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Orthodox Christianity: Church, Practices, and Worship

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Zena Z. Merculief Orthodox Christianity: Church, Practices, and Worship "Since even the best description of life is only a reflection of the experience itself, the best advice to anyone wishing to get acquainted with Orthodoxy would be the same as that given by Philip to Nathaniel: 'Come and see!' (Jn 1:46)" (Paul 12). In St. Paul, Alaska, the small Aleut village I grew up in, Russian Orthodoxy was a prevalent part of our adapted culture and a major part of my family's life. I never paid much notice to how large a part of my life my religion had become. It had just always been there. Not until my sophomore year of high school had I realized how little I knew of my faith. I would go to other churches with my friends, testing the water so to speak, and it was after that I realized no matter what, I am truly Orthodox at heart and shall always remain so. I am an Eastern Orthodox and a Russian Orthodox person. My own misconceptions, mixed with that of my many-aged friends and acquaintances, urged the furtherance of my knowledge of Orthodox Christianity's Church, practices, and worship. It all began as one. One Church; church means belonging to the Lord, and thus the gathering of those who belong to the lord. ...read more.


This does not mean, however, that every service is the same. There are different sermons and variables differing in each community - for instance, language and culture. "They may differ from each other in form, but not in spirit" (Paul 16). Also practiced in Church service is Divine Liturgy. "Liturgy is a rite or body of rites prescribed for public worship; an established formula for public worship, or the entire ritual for public worship in a church which uses prescribed forms; a formulary for public prayer or devotion" (Houghton Mifflin). Liturgy is the service in which the Holy Eucharist is performed - those who are baptized Orthodox and have had a recent confession are able to partake of the Body and Blood of Christ as in the Last Supper. Each person individually is given the opportunity of salvation through the church by confession and communion (the offering of the Holy Eucharist). Partaking in the Holy Eucharist, or communion, happens normally in the Sunday morning Church service. This service begins on Saturday night and takes place from 6:30pm to 7 or 7:30pm and is called a Vespers service. The Church service is then continued on Sunday morning. This part of the service is called Divine Liturgy. This individual opportunity is a reflection of the gift of free will given to man through the Eucharist. ...read more.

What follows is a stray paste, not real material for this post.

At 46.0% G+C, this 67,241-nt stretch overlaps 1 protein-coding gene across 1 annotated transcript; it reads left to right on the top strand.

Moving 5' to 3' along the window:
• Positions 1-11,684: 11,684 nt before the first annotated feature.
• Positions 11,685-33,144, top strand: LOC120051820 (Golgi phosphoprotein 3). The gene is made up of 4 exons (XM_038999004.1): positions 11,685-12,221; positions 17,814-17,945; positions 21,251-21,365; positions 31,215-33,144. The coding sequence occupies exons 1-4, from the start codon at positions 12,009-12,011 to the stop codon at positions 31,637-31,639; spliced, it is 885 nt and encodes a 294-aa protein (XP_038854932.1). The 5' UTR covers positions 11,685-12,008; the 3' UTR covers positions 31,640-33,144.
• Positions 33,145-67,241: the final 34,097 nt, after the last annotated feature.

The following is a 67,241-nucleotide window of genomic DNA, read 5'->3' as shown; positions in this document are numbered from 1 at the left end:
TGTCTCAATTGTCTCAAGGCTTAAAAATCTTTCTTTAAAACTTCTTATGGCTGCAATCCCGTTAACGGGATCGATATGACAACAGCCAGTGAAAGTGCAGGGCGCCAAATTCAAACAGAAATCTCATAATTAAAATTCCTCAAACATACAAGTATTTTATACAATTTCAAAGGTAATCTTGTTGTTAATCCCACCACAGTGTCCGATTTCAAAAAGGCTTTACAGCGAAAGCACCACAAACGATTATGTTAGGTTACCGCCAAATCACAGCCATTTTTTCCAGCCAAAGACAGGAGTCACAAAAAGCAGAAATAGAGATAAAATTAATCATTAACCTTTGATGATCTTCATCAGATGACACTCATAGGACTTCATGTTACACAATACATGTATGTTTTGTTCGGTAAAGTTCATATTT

The sign of the cross is a wordless confession of faith: three fingers equal the Trinity and the two against the palm of the hand show that we believe the Savior was both God and man. Kneeling and prostration are also features of Orthodox worship, performed as an expression of the thoughts and feelings in the worshipper's heart. It is also believed that kneeling and prostration aid a person who may be weaker in prayer in entering more fully into the common prayer of the Church. Furthermore, the people of the church bow to receive the blessing given by the priest with his hand or with the cross, and the smoke of the incense used in the priests censor symbolizes the common prayer of the Church rising before the face of God. The candles you will see inside the Church are those that worshippers place in front of the icons express fervent prayer, either for dear loved ones or personal battles they may be struggling with. It is believed that the Church and its characteristic features and traditions of apostolic priesthood inherited from the first Apostles and first Church, the Eucharist, and other sacraments (baptism, confession, prayer, marriage, etc.) and the common experience of the Church (life), aside from its susceptibility to errors, weaknesses, and failings through its human side, will hold strong in more people learning more and furthering their knowledge of Orthodox Christianity's Church, practices, and worship. ...read more.

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